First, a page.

Composites A and B were individually mixed with an amount of water in excess of that required to fill all the pores of the desiccant. The aqueous mixtures were then dried at 105° C. for 16 hours. The resulting hard-packed composites were then crushed to approximately 1/8-inch granules and thermally activated in air at 200° C. for 1 hour.
Adsorption isotherms were determined for composites A and B as previously described, and the results are shown in FIG. 4. As can be readily seen, the alumina and silica gel constituents modified the normal Type-1 behavior of the 13-X zeolite component illustrated as Isotherm N in FIG. 3 to isotherms O and P for the A and B composites, respectively, that more closely approach the desirable Type 1-M behavior of Curve Y. Curve Y was derived, assuming a water loading of 25% at 60% RH. An isotherm of Composite B containing equal parts of 13-X zeolite, alumina and silica gel closely approaches the Type 1-M curve Y over the entire range of 0-60% RH, particularly when compared with the isotherms of the individual 13-X zeolite, alumina and silica components.
An alternative to a composite-based desiccant blend, as described above, is the use of a Y-type zeolite, since its structure is stable over a silica-to-alumina mole ratio range of 3 to 6. Techniques have been developed in the art for chemically modifying the silica-to-alumina ratio of Y-type zeolites by either varying the silica content of the initial solution batch or by de-aluminating the zeolite subsequent to the crystallization step by acid leaching (see, e.g., U.S. Pat. Nos. 3,293,192 and 3,402,996 issued to Maher et al; U.S. Pat. No. 4,701,431 issued to Pine; and U.S. Pat. No. 5,052,188 issued to Komarneni et al).
It has now been found that ultra-stable, Y-type zeolite typically yields water adsorption isothermal behavior nearly identical to that of an ideal Type-1M desiccant. FIG. 8 compares Isotherm R, the water adsorption isotherm for Valfor CBV-500 sold by P.Q. Corporation, to Isotherm S, an isotherm with a separation factor of R=0.07. Moreover, as shown in FIG. 9, a handsheet made using the modified Y-type zeolite desiccant provides an Isotherm U that almost precisely matches a normalized Isotherm T with the same separation factor of R=0.07, thereby falling within the preferred R=0.030-0.10 range. Therefore, this material alone meets the Type-1M isotherm standard with high moisture uptake (i.e., 25%) at 60% RH. This material could be used as a single desiccant component to yield alone, or when blended with other desiccants, high-efficiency desiccants for wheel manufacture.
Zeolites that are highly suitable for use in the present invention include zeolites which permit the desorption of water at moderate to low temperatures. Such zeolites include zeolite Y-85, rare earth exchanged zeolite LZ-210 and low cerium exchanged zeolite Y-84 as defined in U.S. Pat. No. 4,503,023, columns 12 and 13, the patent incorporated herein by reference. Rare earth exchanged zeolite LZ-210 can be prepared by subjecting LZ-210 to a rare earth exchange step followed by dry air calcination at a temperature of 55° to 850° C. Y-85, a steam-stabilized form of zeolite Y, is described in U.S. Pat. No. 5,208,197, incorporated herein by reference. Y-84 zeolite is prepared in a manner similar to Y-85 zeolite. In preparing Y-84 or Y-85 zeolite, the second ammonium ion exchange is carried out at greater than pH of 4 and thereafter the resulting zeolite is subjected to a rare earth ion exchange in which the zeolite is contacted with a solution of rare earth salt. It should be understood that lanthanum or cesium may be incorporated by exchange into the Y-84 or Y-85 zeolite.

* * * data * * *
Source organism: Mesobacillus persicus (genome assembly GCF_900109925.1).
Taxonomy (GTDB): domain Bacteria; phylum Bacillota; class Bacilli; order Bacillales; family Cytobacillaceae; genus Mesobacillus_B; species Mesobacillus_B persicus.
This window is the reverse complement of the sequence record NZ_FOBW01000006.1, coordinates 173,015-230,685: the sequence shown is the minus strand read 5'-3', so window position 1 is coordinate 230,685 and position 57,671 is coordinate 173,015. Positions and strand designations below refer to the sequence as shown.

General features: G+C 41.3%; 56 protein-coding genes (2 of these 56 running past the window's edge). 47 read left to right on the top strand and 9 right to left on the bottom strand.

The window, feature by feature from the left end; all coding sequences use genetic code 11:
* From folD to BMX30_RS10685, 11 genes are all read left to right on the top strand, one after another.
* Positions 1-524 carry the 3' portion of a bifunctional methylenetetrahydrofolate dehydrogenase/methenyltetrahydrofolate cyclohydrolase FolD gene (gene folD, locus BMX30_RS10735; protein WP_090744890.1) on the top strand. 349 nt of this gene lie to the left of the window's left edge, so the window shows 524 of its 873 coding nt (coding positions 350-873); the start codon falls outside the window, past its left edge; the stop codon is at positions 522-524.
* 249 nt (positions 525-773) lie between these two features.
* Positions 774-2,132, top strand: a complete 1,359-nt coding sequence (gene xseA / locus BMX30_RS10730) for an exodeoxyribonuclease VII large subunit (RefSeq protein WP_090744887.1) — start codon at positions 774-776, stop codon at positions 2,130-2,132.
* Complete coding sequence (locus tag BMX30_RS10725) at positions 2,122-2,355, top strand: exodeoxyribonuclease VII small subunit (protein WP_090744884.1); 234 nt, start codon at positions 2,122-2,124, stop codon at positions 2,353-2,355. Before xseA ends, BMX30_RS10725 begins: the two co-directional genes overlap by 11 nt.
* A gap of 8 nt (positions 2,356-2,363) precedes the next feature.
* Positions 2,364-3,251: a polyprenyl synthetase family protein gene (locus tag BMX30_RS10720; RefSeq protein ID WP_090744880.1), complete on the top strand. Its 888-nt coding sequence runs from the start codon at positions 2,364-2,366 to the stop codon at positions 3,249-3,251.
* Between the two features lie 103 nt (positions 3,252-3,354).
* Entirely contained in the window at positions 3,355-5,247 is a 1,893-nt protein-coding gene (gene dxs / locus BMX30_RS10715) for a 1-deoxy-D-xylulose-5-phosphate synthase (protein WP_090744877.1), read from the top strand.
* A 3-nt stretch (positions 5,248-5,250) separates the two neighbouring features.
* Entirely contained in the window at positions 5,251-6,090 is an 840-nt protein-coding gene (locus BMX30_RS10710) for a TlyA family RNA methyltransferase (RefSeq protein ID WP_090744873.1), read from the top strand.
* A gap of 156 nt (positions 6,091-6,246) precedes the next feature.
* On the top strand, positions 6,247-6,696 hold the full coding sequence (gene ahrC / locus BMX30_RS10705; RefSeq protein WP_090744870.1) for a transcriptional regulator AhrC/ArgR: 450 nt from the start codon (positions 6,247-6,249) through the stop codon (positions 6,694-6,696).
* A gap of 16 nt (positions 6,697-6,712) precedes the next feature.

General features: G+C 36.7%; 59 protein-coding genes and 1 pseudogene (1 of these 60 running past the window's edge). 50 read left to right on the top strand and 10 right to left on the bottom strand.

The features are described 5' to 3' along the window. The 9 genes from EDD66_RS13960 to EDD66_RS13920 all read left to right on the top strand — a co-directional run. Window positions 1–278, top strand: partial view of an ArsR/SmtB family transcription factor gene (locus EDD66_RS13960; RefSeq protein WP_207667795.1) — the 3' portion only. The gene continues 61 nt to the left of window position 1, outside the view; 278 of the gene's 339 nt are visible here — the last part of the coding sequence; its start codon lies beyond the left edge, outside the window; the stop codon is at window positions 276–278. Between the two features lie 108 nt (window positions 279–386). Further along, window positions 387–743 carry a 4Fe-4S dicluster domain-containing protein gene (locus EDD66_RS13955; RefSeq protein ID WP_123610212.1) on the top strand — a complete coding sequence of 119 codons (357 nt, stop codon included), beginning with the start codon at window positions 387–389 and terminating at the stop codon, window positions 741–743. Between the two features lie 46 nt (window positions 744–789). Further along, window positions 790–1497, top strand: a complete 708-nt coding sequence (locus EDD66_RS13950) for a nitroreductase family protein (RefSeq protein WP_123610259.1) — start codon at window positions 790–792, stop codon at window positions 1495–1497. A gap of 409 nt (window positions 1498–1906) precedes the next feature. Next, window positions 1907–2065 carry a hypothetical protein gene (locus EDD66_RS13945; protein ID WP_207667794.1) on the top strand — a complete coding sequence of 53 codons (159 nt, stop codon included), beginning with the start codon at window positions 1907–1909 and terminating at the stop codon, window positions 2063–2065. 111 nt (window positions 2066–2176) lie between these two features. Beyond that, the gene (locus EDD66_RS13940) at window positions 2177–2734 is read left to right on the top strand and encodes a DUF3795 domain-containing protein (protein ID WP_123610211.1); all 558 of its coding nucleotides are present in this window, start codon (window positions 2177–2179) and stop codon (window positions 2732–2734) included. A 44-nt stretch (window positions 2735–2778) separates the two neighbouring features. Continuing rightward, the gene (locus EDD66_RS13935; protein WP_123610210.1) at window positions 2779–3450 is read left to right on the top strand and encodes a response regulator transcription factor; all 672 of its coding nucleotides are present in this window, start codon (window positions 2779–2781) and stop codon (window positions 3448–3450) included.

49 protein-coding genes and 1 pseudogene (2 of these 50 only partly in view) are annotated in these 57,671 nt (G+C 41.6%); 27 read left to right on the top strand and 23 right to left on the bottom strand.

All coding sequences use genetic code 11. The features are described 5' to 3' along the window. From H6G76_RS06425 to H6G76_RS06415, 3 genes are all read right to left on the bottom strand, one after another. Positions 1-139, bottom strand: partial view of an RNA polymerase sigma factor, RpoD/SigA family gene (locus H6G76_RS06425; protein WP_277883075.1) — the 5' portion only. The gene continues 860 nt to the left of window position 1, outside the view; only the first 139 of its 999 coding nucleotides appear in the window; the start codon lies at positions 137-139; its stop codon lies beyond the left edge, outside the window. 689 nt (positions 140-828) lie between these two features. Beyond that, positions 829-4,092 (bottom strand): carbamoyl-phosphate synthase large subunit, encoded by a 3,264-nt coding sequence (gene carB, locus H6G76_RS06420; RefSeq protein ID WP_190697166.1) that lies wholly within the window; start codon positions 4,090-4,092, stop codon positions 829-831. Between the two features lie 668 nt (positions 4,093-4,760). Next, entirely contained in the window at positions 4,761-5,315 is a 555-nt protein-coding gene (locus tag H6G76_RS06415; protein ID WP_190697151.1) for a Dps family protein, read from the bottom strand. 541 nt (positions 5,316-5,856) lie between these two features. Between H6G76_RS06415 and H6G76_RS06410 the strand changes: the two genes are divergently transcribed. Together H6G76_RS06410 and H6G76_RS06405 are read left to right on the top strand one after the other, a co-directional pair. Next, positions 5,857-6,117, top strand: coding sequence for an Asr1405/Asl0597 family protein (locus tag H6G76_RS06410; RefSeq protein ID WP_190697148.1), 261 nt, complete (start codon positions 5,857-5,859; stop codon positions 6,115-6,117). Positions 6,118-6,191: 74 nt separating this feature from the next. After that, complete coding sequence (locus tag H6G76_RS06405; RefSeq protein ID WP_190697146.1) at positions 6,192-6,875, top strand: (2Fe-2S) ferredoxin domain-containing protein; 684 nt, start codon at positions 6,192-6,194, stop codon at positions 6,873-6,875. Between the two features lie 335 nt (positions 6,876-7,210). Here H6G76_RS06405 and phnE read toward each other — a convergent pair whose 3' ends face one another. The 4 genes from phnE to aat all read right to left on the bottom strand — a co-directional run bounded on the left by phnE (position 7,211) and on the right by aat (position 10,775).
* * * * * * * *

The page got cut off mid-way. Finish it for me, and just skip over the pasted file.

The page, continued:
In the present invention, fibrillated organic fibers, because of their strength and ability to interlock, provide suitable reinforcement at levels as low as 15% by weight of the total desiccant paperboard.
A number of different organic and inorganic fiber materials may be used for the desiccant paper for desiccant wheel 8, depending upon the temperatures at which desiccant wheel 8 is regenerated. For example, inorganic fibers such as fine-diameter fiberglass, mineral wool, or other ceramic materials, may be employed. Although such fibers are stable over a wide range of temperatures, they can suffer from cracking during the paper corrugation stage. Natural organic fibers such as cotton may also be used, although they are limited in regeneration temperature. Synthetic organic fibers useful in the invention are those comprising high-density polyethylenes, high-density polypropylenes, aromatic polyamides (i.e., aramids), polystyrenes, aliphatic polyamides, poly(vinyl chlorides), acrylics (e.g., CFF® fibrillated fibers sold by Cyanamic), acrylonitrile homopolymers, copolymers with halogenated monomers, styrene copolymers, and mixtures of polymers (e.g., polypropylene with low-density polyethylene, and high-density polyethylene with polystyrene).
However, due to its strength, light weight and temperature resistance, the preferred organic fiber for the desiccant wheel of the present invention is selected from aramids. The aramids are manufactured fiber in which the fiber-forming substance is a long-chain synthetic polyamide in which at least 85% of the amide (--CO--NH--) linkages are directly attached to the two aromatic rings. Such aramid fibers are available from DuPont under the trademark KEVLAR®. KEVLAR® is commercially available as a refined pulp designed for paper forming, such as KEVLAR® 303 pulp. During refining, the KEVLAR® fiber shafts are split at the ends into fibrils by means of application of high shear, thereby creating a tree-like structure. In the manufacture of paperboard, it has been discovered that the fibrils interlock to enhance the paperboard strength. KEVLAR® is stable in oxidizing atmospheres up to 450° C. Other high-temperature resistant aramids such as NOMEX®, available from DuPont, is suitable for formation of paperboard in the present invention. However, it is preferred that such fibers are refined or fibrillated in a similar manner.